NOVA-ASTRON has delivered a suite of cryogenic astronomical instruments for large ground based telescopes as well as space missions. The instruments include polarimeters, spectrometers, cameras and interferometers, mostly operating at infrared. Several methods have been developed to verify or measure, under cryogenic conditions, the performance of optical components, coatings and complete optical systems.<p> </p>The test and verification setups presented in this paper include wave front error measurements, alignment inspection, spectral measurements, material properties determination and varying gravity orientation capabilities (gravity load vector). The measurement principles are explained, together with the most important error contributions and the achieved accuracies.
The baseline design of the European Extremely Large Telescope features a telescope with a 39-meter-class
primary mirror (M1), consisting of 798 hexagonal segments. A measurement machine design is presented based
on a non-contact single-point scanning technique, capable of measuring the form error of each segment with
nanometer uncertainty, fast, and with low operational costs. The implementation of a tactile precision probe
eliminates the need for the CMM in the earlier segment manufacturing process. Preliminary assessment show
nanometer-level uncertainty after calibration.
Adhesives are widely used in optomechanical structures for bonding optical components to their mounts. The main
advantage of using adhesives is the excellent strength to weight ratio. Adhesive bonding is seen as a desirable joining
technique as it allows for greater flexibility in design. A disadvantage of adhesives however is the limited dimensional
stability and loadability. To design stable optical mounts, accurate prediction of stresses and deformation is therefore
Adhesives show strong temperature and loading history dependent behavior. Viscoelastic material models are needed for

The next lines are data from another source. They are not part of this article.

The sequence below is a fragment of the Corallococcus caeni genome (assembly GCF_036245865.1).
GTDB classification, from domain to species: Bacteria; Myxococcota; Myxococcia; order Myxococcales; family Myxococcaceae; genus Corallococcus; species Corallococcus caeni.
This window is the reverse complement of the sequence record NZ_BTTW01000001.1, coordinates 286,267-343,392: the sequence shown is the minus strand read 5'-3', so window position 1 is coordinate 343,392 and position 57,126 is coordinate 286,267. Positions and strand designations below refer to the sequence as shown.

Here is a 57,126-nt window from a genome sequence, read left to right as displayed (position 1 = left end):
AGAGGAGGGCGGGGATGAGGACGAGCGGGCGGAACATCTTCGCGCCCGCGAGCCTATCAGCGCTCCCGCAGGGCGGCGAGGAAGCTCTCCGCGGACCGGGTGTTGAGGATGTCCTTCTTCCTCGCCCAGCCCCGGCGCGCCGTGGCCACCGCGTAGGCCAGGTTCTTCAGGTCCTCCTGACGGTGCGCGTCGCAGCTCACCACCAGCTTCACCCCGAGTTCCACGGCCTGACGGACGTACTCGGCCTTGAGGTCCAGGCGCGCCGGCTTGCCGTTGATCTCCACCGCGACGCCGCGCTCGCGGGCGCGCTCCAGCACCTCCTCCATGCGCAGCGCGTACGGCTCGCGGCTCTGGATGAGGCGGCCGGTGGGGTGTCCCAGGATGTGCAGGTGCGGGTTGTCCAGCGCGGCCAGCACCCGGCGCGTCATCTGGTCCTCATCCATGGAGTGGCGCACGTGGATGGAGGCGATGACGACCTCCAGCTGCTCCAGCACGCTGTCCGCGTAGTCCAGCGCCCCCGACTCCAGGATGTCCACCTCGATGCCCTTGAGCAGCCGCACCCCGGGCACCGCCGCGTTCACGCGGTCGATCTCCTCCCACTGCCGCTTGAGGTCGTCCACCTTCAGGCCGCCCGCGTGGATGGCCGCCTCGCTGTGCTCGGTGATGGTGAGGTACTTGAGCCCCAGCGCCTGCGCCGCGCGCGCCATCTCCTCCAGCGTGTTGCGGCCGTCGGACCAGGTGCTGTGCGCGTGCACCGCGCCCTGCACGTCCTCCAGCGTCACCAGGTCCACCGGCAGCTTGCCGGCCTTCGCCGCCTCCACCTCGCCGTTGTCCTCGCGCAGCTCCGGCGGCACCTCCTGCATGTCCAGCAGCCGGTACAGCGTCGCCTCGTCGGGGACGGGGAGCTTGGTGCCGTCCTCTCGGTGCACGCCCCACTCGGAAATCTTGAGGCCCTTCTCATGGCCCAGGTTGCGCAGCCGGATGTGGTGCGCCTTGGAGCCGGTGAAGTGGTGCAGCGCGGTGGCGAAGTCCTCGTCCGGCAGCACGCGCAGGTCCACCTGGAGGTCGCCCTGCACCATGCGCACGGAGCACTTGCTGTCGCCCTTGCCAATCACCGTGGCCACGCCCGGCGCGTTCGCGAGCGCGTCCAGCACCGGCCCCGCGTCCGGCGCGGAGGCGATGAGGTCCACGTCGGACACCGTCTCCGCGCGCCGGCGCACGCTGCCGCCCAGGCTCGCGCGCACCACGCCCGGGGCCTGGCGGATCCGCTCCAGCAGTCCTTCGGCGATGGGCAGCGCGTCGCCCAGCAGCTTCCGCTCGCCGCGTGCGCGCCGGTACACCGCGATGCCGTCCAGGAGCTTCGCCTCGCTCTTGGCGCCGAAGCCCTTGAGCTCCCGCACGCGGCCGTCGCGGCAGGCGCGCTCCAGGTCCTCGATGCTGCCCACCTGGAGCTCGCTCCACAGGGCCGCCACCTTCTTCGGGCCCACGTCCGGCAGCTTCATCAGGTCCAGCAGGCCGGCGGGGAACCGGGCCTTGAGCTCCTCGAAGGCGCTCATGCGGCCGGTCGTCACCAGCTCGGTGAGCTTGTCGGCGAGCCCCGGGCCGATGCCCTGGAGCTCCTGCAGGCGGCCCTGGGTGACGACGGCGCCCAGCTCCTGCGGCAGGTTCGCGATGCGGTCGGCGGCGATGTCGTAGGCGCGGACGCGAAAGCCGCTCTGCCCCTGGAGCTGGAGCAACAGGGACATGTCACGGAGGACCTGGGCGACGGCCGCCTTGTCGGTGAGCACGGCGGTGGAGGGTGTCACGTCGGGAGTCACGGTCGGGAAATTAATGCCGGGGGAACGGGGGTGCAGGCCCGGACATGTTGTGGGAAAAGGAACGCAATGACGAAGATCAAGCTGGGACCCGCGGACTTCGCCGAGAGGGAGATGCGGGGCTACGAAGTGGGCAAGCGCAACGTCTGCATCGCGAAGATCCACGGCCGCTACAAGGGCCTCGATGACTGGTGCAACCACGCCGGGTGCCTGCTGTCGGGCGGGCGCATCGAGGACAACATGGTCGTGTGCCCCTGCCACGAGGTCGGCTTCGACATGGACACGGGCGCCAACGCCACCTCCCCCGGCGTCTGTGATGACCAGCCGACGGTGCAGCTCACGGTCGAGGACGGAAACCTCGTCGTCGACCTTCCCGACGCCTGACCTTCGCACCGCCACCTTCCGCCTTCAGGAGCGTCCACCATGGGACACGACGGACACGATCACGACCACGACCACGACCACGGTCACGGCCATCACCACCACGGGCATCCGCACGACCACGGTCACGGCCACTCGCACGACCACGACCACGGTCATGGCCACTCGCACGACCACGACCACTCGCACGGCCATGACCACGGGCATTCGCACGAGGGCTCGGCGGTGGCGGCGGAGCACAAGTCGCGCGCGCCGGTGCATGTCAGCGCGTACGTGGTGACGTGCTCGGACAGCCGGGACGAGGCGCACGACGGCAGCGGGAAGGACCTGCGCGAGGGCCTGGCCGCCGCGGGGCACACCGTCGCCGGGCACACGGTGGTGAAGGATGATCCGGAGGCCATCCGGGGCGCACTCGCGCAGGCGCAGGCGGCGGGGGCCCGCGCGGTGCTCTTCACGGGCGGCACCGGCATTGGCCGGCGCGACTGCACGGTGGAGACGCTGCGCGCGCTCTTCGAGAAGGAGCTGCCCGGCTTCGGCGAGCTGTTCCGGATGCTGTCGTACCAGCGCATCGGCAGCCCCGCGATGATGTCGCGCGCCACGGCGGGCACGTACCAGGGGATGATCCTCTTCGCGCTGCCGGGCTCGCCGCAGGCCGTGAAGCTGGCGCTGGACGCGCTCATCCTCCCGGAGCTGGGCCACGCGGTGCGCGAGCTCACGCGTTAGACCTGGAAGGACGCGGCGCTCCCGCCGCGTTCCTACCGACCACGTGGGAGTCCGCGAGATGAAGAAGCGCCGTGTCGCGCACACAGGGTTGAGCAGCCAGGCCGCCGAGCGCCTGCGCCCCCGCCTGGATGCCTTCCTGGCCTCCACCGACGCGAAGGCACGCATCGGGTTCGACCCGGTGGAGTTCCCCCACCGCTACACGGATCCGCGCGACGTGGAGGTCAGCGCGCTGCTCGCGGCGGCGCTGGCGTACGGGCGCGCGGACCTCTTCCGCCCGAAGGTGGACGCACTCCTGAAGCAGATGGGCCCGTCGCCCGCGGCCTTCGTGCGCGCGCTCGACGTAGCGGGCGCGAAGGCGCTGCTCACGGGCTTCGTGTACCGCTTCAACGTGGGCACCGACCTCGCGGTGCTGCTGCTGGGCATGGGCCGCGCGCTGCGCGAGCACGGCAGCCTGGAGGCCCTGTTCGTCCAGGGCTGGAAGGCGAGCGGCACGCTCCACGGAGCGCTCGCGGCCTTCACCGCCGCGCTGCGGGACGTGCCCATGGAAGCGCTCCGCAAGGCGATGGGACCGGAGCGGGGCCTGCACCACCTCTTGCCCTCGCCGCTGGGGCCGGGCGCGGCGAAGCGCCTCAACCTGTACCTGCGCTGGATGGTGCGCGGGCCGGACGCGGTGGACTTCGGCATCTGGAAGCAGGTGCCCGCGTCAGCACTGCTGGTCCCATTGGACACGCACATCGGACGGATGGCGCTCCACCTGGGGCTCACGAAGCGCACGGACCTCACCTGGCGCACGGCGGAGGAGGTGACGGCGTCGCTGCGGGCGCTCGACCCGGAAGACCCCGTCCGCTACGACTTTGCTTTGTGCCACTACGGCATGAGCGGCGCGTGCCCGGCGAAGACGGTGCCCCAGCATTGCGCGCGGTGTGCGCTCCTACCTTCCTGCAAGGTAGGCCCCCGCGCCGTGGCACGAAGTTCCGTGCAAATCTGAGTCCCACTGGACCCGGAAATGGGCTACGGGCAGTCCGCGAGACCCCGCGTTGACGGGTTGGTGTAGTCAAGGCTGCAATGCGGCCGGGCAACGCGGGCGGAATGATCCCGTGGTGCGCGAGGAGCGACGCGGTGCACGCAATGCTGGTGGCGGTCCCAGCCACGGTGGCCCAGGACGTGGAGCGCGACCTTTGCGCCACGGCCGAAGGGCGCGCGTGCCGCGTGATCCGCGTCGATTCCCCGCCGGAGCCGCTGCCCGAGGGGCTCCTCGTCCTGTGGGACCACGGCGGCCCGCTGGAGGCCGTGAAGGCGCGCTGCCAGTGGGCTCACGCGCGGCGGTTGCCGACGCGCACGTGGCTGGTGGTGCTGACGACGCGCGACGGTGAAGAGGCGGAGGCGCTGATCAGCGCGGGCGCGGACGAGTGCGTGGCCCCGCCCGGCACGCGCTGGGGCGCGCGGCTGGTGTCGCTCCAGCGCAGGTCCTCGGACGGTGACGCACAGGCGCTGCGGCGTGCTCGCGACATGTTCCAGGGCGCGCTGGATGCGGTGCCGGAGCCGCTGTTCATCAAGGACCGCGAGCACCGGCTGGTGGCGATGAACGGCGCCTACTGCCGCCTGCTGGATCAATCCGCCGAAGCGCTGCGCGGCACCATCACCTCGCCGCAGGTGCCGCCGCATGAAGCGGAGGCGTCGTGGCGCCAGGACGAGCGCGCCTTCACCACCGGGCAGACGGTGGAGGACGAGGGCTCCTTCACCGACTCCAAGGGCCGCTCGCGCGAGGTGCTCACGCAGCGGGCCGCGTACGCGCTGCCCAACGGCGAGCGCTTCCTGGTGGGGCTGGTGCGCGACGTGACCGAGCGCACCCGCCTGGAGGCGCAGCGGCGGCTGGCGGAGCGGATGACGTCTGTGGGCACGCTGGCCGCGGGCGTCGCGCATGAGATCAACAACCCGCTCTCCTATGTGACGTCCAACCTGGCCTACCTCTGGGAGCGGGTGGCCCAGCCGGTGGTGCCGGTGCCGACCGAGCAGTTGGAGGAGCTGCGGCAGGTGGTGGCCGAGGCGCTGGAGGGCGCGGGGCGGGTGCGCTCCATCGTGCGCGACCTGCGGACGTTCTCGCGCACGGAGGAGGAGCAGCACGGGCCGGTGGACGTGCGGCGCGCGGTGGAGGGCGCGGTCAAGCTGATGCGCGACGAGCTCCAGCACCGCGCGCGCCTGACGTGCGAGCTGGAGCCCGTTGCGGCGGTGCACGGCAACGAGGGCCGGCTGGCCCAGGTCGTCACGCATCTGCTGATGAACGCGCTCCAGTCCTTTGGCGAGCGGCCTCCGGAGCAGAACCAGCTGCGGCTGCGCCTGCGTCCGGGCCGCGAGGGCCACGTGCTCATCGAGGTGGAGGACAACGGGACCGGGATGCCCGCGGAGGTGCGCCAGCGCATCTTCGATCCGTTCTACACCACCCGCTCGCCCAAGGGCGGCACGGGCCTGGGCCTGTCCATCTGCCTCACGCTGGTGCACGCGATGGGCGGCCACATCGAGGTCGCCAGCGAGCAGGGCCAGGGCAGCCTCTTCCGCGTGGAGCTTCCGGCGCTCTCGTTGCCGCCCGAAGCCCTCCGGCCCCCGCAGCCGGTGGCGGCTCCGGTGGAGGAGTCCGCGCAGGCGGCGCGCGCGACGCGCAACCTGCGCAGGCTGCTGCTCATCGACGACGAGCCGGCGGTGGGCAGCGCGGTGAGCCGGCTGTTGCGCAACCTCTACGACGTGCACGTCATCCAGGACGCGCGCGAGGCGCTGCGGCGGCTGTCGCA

accurate prediction of stresses and strains in bonded joints. However, representative material data for adhesives is
difficult to find.
In this research, an experimental framework is build up to determine relevant mechanical properties of adhesives for
improving stress and deformation prediction. This paper shows the results of the characterization experiments and
modeling techniques. Also the implementation of material models in finite element code is briefly discussed. The
obtained models are used in the mount design in the EUCLID and TROPOMI programs as described in “Ultra stable isostatic
bonded optical mount design for harsh environments, J.A.C.M Pijnenburg et al” (this conference).
Through the years many stable optical mounts have been designed, analyzed and tested at TNO. This paper gives an
overview of the design principles used. Various examples are presented together with verification test results.
The use of adhesives in combination with an iso-static mount design allows mounting of optical components in a limited
volume with limited deformation of the optical surfaces due to thermal and mechanical loads. Relatively large
differences in thermal expansion over large temperature ranges can be overcome using a simple and predictable design at
reasonable costs. Despite adhesives have limited dimensional stability and loadability, stable optical mounts can be
realized when proper design principles are used.